“So when I think about our role, it’s in that light,” Pompeo says. “It’s about making sure that where we go, wherever we expend our energy and our time and our resources, wherever we put our young men and women in the military at risk, that we’re doing so with a clear vision of how it makes America more secure.”

A key plank of Trump’s “America First” philosophy, Pompeo says, is to shore up America’s economy as a hedge against today’s myriad international threats.

“The president has focused very much on the fact that without a strong American economy all of these risks become greater,” Pompeo says. “Much of the diplomatic effort we’ve been engaged in … has been aimed at ensuring that America has access to markets, that we are using our diplomatic efforts to help make sure that America’s economy can continue to grow and prosper; knowing that when we get that right, we can … handle the security issues appropriately as well.”


Afghanistan is one place where the Trump administration believes the U.S. can streamline its military footprint, freeing up counterterrorism resources to wage a fight that is now more globally dispersed than in the period immediately following the September 2001 terror attacks.

“The question today is how do we make sure that we match today’s requirements with American resources to most effectively keep America safe,” Pompeo says.

Today, about 14,500 U.S. troops remain deployed to Afghanistan, providing air support and other types of assistance to Afghan forces. 

After more than a year of negotiations, Washington and the Taliban appeared to be nearing a breakthrough deal last week for the partial withdrawal of U.S. troops from Afghanistan. However, Trump announced Saturday that he was cutting off those talks after a deadly Taliban attack in Kabul killed an American soldier—the 16th U.S. fatality in Afghanistan this year. 

Peace talks with the Taliban, for the time being, are dead in the water. So, too, is the prospect of an American exit from Afghanistan in the near future.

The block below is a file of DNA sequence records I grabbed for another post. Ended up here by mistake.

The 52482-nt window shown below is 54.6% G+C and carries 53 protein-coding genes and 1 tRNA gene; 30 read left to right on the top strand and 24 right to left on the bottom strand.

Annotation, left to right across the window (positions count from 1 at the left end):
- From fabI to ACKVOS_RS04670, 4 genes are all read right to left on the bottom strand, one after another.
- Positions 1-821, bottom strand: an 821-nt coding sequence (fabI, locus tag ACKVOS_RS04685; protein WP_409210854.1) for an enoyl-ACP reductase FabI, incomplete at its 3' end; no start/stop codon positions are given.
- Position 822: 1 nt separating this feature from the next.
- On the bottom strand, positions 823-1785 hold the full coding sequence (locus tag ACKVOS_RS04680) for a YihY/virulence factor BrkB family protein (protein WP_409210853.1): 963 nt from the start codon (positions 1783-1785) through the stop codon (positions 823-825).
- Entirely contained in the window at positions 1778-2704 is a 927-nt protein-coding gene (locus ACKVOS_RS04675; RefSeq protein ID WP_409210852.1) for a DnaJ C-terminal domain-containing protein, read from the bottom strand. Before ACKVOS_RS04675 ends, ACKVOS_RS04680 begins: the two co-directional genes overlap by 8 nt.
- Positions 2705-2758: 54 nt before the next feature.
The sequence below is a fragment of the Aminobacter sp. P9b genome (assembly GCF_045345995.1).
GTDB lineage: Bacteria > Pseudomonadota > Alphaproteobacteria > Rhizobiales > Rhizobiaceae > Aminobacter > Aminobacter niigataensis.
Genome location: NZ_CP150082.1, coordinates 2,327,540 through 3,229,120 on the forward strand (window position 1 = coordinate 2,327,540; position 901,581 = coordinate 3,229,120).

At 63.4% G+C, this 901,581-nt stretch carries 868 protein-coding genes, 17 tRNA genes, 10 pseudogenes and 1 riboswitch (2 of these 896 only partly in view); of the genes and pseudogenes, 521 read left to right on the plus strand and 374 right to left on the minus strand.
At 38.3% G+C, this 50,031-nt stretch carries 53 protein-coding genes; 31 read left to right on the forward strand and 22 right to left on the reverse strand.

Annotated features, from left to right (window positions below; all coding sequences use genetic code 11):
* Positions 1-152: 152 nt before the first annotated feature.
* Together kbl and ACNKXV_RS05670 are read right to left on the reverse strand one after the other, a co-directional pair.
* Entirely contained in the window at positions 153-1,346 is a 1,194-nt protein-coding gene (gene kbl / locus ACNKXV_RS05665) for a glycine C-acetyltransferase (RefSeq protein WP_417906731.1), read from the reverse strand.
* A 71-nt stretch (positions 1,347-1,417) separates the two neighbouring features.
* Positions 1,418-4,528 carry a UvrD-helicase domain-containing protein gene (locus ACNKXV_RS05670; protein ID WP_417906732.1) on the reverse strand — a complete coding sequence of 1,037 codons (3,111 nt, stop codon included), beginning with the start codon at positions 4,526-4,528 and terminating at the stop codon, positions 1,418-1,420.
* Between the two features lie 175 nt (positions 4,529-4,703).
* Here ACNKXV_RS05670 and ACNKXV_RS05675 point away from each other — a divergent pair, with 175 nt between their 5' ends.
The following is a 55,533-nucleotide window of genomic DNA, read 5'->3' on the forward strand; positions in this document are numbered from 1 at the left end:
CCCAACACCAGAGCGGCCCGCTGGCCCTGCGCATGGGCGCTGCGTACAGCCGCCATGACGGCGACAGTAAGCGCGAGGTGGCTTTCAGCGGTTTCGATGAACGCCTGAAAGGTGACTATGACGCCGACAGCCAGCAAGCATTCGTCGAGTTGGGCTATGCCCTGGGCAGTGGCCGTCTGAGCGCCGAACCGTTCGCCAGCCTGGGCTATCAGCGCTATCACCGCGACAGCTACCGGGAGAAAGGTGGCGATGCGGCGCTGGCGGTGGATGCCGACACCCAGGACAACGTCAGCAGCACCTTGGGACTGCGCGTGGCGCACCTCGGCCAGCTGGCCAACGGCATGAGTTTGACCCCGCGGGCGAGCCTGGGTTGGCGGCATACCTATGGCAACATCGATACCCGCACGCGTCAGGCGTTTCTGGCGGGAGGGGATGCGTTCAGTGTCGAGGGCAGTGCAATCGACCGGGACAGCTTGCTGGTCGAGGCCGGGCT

Yet, the global fight against terrorism cannot be reduced to one theater. And, according to Pompeo, the Trump administration scored a key win in that broader conflict in March with the territorial defeat of the Islamic State’s so-called caliphate.

ISIS had risen when [Trump] came into office. We’ve laid out a strategy and now have delivered the defeat of the caliphate in Syria,” Pompeo says, using an alternative name for the Islamic State terrorist group.

“We know … the radical Islamic terrorists are still out there and they want to do harm to America,” Pompeo adds. “But we took down the caliphate and reduced the risk from that particular place, so we’ve been very focused on that and we’ll have to continue to be.”

Soft Power

A frequent criticism of the Trump administration’s foreign policy is that by pursuing “America First,” it has diminished the nation’s global standing. Critics contend that Trump’s sometimes-sharp criticism of America’s allies has unnecessarily chafed formerly dependable relationships.

Also, the president’s challenge of the utility of legacy international institutions—NATO, in particular—has led to warnings from many quarters about the impending ruination of the liberal world order.

“The order that has structured international politics since the end of World War II is fracturing,” wrote the authors of a December article in Foreign Affairs magazine. Trump has “upended” the “rules-based international order,” which, the authors noted, concurrently is under assault from countries such as  Russia and China.

Pompeo doesn’t discount the historic security challenges facing Western democracies. Yet, the secretary of state also challenges the notion that America’s national esteem is on the decline, or that the Trump administration’s “America First” doctrine somehow had dimmed the global promise of democracy and undercut the stability of the so-called rules-based world order.